Moving to Maui, Part One

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Maui Kaanapali Villas

Aloha!

Would you like to move to Maui? Ever wonder what it’s really like?

Here’s how I got here: I fractured my tailbone and then had a small stroke. But wait, I’m getting ahead of myself.

An acquaintance owned a lovely condo at the Maui Kaanapali Villas, www.astonmauikaanapalivillas.com  with a little bit of an ocean view and a short walk to the beach. Her mother on the mainland had cancer, and she needed to go care for her. She asked me if I’d like to stay in the condo and pay her mortgage (there are no free lunches.)

I was running my interior design business in the San Francisco Bay area and wearing high heels to work every day. The first thing that happened was I fell down a full flight of stairs. A client’s carpet was worn out (duh…part of why I was there) and my slick heel slid off the top step and I flew through the air, legs over my head, to land at the bottom in a heap. Result? A fractured tailbone. The doc said the only thing he knew to help that was to swim in warm salt water. Reason to say yes, #1.

Then I was leaving another client’s home and things got a little wonky with my vision. I chalked it up to fatigue and stress. The next thing I knew, I was driving on the sidewalk on a very busy main thoroughfare. Oh, this was not good at all. I could have taken out a light post; heck, I could have taken out a pedestrian, several, in fact.

I shakily drove on to the store to order furniture for my client, and when I opened my mouth to speak to the salesman, gibberish came out. Needing to recuperate from a small stroke: reason #2.

So I found myself on Maui, basically in the lap of luxury, see above. (Except for the pesky elevator that broke down and they had to bring a guy in from Oahu to fix it, but he kept not showing up. Little did I know this is how EVERYTHING works on Maui. In other words, it doesn’t.) Then, they raised the condo fees to pay for the elevator, so my acquaintance raised my rent. But the beach made up for it:

I talked the guy at the  beach shack into renting me a chaise lounge by the month, with two pads instead of one, for my poor tailbone.I spent every day at the beach. I walked, swam, sunned, ate, and slept. I got better. I contemplated my life back home and saw that I’d been driving myself into the ground like a crazy person. You know the old saying: self-employment is where you go from working 40 hours a week to 80 hours a week for half the pay? It’s so true.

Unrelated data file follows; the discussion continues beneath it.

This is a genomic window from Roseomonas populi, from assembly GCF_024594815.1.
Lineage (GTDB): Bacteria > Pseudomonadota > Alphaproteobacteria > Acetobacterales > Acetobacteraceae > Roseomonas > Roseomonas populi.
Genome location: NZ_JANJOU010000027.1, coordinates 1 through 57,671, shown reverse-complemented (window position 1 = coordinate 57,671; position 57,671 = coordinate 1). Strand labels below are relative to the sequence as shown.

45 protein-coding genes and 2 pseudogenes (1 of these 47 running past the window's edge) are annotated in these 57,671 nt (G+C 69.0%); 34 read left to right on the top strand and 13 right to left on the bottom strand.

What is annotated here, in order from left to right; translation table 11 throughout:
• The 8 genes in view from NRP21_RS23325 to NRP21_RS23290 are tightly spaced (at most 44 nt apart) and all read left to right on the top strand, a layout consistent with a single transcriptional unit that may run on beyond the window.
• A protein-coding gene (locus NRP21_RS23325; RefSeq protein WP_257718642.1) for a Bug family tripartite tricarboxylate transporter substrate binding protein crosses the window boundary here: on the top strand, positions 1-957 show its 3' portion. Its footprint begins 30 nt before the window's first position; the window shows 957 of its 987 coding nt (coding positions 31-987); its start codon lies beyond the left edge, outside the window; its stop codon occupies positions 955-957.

I started thinking about running away from home. Permanently.

But how in the world would I make a living?

A hui hou! (til next time). If you’d like to subscribe to this blog, please click the “Follow” button to the right.

Aloha, Jamaica

Copyright Jamaica Michaels, 2012. All rights reserved. may not be reblogged or reprinted without written permission of the author.

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Banana Harvest and Muffin Recipe

Aloha!

So, it’s banana harvest time. Where you’re so excited to see those beautiful little nubs growing, then turning yellow. Until you realize they will ALL turn yellow AT ONCE. And suddenly you’re in the kitchen pulling out every banana recipe you have. Bananas flambe. Banana cake. Peanut butter on bananas (now you’re desperate.) We have apple-bananas, which I didn’t know existed until I moved to Maui, just like so many other things. They taste a little bit like a pear to me, so I don’t know how they got their name.

Did you know that you can freeze bananas? If they are starting to get too ripe, wrap them in a brown paper bag and put them in your freezer just like that. We also like the “Green Bags” for helping them stay fresh longer on the counter.

Bananas take LOTS of water, so they aren’t exactly free when you grow them. That water is in the tree, and when you cut it down with a big cane knife, the water pours out of the stalk.

Here’s my favorite recipe for using up bananas. The muffins freeze well.

BANANA CRUNCH MUFFINS

3 C flour

2 C sugar

2 t baking powder

1 t baking soda

1/2 t salt

Sift the above together. Wet ingredients to be mixed separately:

2 eggs

3/4 C milk

2 t vanilla

1/2 lb. melted butter

Add to dry ingredients. DO NOT OVERMIX. Then add: